A leading landscape designer Tuesday recommended a public-private partnership assume the task — and costs — of operating Oklahoma City's new downtown park.
Mary Margaret Jones, of Hargreaves Associates, discussed the park's master plan before the city council approved the concept.
“It allows the right blending of resources,” Jones said of the partnership. She leads the park design team for Hargreaves Associates.
The park will link downtown and the Oklahoma River, and is seen as a catalyst for development south of the new Oklahoma City Boulevard.
The new park will consist of 40 acres north of Interstate 40 and 30 acres between I-40 and the river, connected by the SkyDance pedestrian bridge.
At $132 million, it is one of the most expensive of the MAPS 3 projects. Construction is expected to take $80 million of the total, and be completed in 2021.
Situated south of Myriad Gardens and the MAPS 3 convention center, the park is to include gardens and fountains, a “great lawn” facing a stage, a promenade, and a lake.
A prominent feature is to be the renovated Union Station railroad depot with its grand hallways, seen as a venue for weddings, anniversary parties and the like.
Jones said costs to maintain the park once it is completed could run about $3.2 million per year.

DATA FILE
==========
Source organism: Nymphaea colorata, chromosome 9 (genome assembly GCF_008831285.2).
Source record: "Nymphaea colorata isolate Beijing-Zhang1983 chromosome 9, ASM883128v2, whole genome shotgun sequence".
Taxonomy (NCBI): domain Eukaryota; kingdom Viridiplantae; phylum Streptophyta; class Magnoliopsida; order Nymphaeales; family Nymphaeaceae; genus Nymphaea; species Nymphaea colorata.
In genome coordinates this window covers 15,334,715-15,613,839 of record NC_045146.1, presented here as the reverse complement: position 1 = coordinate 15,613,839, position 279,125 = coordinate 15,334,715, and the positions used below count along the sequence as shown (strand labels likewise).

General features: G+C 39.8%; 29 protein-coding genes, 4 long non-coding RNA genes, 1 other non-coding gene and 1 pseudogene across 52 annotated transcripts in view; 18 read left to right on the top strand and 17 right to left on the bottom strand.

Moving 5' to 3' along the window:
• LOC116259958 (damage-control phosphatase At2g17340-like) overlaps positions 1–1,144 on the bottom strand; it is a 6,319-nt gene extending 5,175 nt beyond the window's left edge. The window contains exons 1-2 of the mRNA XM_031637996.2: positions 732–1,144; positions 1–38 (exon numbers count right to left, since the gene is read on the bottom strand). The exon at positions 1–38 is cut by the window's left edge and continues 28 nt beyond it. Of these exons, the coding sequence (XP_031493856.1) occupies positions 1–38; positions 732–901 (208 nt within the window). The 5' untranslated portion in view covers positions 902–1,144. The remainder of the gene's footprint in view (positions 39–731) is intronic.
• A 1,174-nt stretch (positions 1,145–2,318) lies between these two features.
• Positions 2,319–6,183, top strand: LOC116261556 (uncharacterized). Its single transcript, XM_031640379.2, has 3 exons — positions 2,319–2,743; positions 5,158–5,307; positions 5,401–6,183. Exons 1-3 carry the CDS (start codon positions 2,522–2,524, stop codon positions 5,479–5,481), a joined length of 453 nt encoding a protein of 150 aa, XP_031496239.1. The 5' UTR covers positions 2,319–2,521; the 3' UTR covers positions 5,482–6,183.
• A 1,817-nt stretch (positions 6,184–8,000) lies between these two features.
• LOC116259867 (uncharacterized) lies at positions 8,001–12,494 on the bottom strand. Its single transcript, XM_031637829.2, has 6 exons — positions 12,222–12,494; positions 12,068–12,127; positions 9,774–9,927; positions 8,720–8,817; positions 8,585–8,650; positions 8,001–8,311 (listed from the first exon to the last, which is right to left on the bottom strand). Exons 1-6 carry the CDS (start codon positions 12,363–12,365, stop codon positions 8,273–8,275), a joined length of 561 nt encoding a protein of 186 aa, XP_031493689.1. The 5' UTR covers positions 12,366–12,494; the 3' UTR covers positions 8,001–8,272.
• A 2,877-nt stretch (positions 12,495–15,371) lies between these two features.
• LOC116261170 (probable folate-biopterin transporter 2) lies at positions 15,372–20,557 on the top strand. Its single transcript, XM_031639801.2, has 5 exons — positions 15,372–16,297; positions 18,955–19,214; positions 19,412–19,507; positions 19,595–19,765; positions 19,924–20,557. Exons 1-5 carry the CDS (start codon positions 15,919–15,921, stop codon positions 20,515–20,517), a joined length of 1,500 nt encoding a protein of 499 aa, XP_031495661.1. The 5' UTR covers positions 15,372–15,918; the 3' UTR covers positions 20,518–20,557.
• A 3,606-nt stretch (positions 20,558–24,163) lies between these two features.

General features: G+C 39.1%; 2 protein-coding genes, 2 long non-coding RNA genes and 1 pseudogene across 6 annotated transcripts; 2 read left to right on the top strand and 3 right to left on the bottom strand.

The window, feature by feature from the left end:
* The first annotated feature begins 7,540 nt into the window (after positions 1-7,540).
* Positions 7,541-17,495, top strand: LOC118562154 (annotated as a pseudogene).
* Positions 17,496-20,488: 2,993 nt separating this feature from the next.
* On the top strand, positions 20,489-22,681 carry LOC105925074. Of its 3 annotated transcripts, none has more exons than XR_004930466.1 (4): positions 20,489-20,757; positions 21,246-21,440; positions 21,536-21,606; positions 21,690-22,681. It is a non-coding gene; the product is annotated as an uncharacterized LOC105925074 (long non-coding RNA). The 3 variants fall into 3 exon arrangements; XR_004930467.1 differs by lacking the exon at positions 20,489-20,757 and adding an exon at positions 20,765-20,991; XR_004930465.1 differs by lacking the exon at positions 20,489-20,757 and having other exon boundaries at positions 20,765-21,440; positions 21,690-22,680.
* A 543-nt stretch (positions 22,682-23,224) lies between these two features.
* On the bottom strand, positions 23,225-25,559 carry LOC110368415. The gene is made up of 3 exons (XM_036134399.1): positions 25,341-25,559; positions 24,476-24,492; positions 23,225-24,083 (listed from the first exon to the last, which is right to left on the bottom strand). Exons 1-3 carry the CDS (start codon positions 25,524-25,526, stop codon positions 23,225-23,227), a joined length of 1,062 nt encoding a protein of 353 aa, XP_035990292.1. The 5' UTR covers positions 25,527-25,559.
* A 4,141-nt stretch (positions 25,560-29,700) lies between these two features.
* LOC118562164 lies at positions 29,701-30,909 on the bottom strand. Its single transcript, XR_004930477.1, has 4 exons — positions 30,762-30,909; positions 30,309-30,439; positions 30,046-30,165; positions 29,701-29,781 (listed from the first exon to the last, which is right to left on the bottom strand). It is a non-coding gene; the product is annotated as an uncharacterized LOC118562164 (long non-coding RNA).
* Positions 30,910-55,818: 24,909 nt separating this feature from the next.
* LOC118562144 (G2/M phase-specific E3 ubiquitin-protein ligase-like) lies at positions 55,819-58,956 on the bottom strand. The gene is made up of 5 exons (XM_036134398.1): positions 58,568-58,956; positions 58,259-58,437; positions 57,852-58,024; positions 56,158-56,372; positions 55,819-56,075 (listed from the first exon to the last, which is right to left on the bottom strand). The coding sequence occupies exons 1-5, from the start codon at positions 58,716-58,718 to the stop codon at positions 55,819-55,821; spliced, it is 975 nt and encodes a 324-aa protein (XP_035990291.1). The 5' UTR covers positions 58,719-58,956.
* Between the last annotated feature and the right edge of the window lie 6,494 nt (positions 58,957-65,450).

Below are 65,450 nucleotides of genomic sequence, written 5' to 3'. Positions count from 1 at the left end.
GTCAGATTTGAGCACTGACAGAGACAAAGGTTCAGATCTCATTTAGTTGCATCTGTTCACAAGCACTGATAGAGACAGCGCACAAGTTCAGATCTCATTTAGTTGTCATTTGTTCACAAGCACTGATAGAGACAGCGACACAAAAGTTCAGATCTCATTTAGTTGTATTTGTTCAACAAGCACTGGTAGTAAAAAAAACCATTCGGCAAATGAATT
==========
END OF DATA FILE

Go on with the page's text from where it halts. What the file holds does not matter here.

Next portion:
Hosting events in the park could help pay costs, she said. The park will be designed to host both large events drawing more than 10,000 people and smaller events.
Operating expenses also could be recovered by collecting fees for nearby parking and through assessments on businesses that benefit and grow thanks to park development, she said.
Earned park income, private support through a park conservancy, and parking and development assessments could exceed operations costs within 20 years of the park's completion, Jones said.
“So you can see there's a wide range of opportunities there,” Jones told the council.
Advisory panels approved the design last month.
Two groups interested in preserving the 90-year-old Film Exchange building, within park boundaries at SW 5 Street and Robinson Avenue, have been given about three months to produce viable plans.
Otherwise it will be demolished.
Design director George Hargreaves said last month a decision to preserve the Film Exchange would increase costs for park design and delay construction.